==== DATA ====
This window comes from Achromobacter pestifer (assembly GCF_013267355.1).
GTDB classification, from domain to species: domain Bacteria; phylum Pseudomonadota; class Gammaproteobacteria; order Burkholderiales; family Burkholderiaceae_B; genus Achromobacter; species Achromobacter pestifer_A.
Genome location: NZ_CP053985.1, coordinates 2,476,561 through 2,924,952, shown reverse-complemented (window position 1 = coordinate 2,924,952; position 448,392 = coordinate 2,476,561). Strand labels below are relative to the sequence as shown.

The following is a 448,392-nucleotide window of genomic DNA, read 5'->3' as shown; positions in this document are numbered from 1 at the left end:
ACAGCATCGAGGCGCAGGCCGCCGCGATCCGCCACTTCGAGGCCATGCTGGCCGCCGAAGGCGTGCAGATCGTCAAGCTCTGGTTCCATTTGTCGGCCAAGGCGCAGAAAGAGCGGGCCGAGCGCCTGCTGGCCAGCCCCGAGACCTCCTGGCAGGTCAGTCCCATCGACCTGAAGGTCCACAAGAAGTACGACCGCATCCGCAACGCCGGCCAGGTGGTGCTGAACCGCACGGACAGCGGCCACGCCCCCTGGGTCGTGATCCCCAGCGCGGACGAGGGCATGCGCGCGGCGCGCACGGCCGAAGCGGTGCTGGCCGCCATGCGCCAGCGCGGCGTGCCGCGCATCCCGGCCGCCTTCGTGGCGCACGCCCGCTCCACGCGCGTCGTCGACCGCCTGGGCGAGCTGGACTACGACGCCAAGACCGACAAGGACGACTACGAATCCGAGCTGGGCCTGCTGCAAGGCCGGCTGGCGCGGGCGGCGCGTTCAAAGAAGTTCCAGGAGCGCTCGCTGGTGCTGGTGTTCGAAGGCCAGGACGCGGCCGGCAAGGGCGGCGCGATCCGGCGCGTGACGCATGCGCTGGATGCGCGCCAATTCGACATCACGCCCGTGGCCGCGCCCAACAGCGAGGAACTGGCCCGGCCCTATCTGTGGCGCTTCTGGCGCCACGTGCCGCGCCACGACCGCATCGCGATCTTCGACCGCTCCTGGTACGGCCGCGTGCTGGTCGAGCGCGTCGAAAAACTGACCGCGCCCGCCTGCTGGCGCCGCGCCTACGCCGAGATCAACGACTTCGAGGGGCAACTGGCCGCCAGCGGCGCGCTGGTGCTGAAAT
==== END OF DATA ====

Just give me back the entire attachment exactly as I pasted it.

This window comes from Achromobacter pestifer (assembly GCF_013267355.1).
GTDB classification, from domain to species: domain Bacteria; phylum Pseudomonadota; class Gammaproteobacteria; order Burkholderiales; family Burkholderiaceae_B; genus Achromobacter; species Achromobacter pestifer_A.
Genome location: NZ_CP053985.1, coordinates 2,476,561 through 2,924,952, shown reverse-complemented (window position 1 = coordinate 2,924,952; position 448,392 = coordinate 2,476,561). Strand labels below are relative to the sequence as shown.

The following is a 448,392-nucleotide window of genomic DNA, read 5'->3' as shown; positions in this document are numbered from 1 at the left end:
ACAGCATCGAGGCGCAGGCCGCCGCGATCCGCCACTTCGAGGCCATGCTGGCCGCCGAAGGCGTGCAGATCGTCAAGCTCTGGTTCCATTTGTCGGCCAAGGCGCAGAAAGAGCGGGCCGAGCGCCTGCTGGCCAGCCCCGAGACCTCCTGGCAGGTCAGTCCCATCGACCTGAAGGTCCACAAGAAGTACGACCGCATCCGCAACGCCGGCCAGGTGGTGCTGAACCGCACGGACAGCGGCCACGCCCCCTGGGTCGTGATCCCCAGCGCGGACGAGGGCATGCGCGCGGCGCGCACGGCCGAAGCGGTGCTGGCCGCCATGCGCCAGCGCGGCGTGCCGCGCATCCCGGCCGCCTTCGTGGCGCACGCCCGCTCCACGCGCGTCGTCGACCGCCTGGGCGAGCTGGACTACGACGCCAAGACCGACAAGGACGACTACGAATCCGAGCTGGGCCTGCTGCAAGGCCGGCTGGCGCGGGCGGCGCGTTCAAAGAAGTTCCAGGAGCGCTCGCTGGTGCTGGTGTTCGAAGGCCAGGACGCGGCCGGCAAGGGCGGCGCGATCCGGCGCGTGACGCATGCGCTGGATGCGCGCCAATTCGACATCACGCCCGTGGCCGCGCCCAACAGCGAGGAACTGGCCCGGCCCTATCTGTGGCGCTTCTGGCGCCACGTGCCGCGCCACGACCGCATCGCGATCTTCGACCGCTCCTGGTACGGCCGCGTGCTGGTCGAGCGCGTCGAAAAACTGACCGCGCCCGCCTGCTGGCGCCGCGCCTACGCCGAGATCAACGACTTCGAGGGGCAACTGGCCGCCAGCGGCGCGCTGGTGCTGAAAT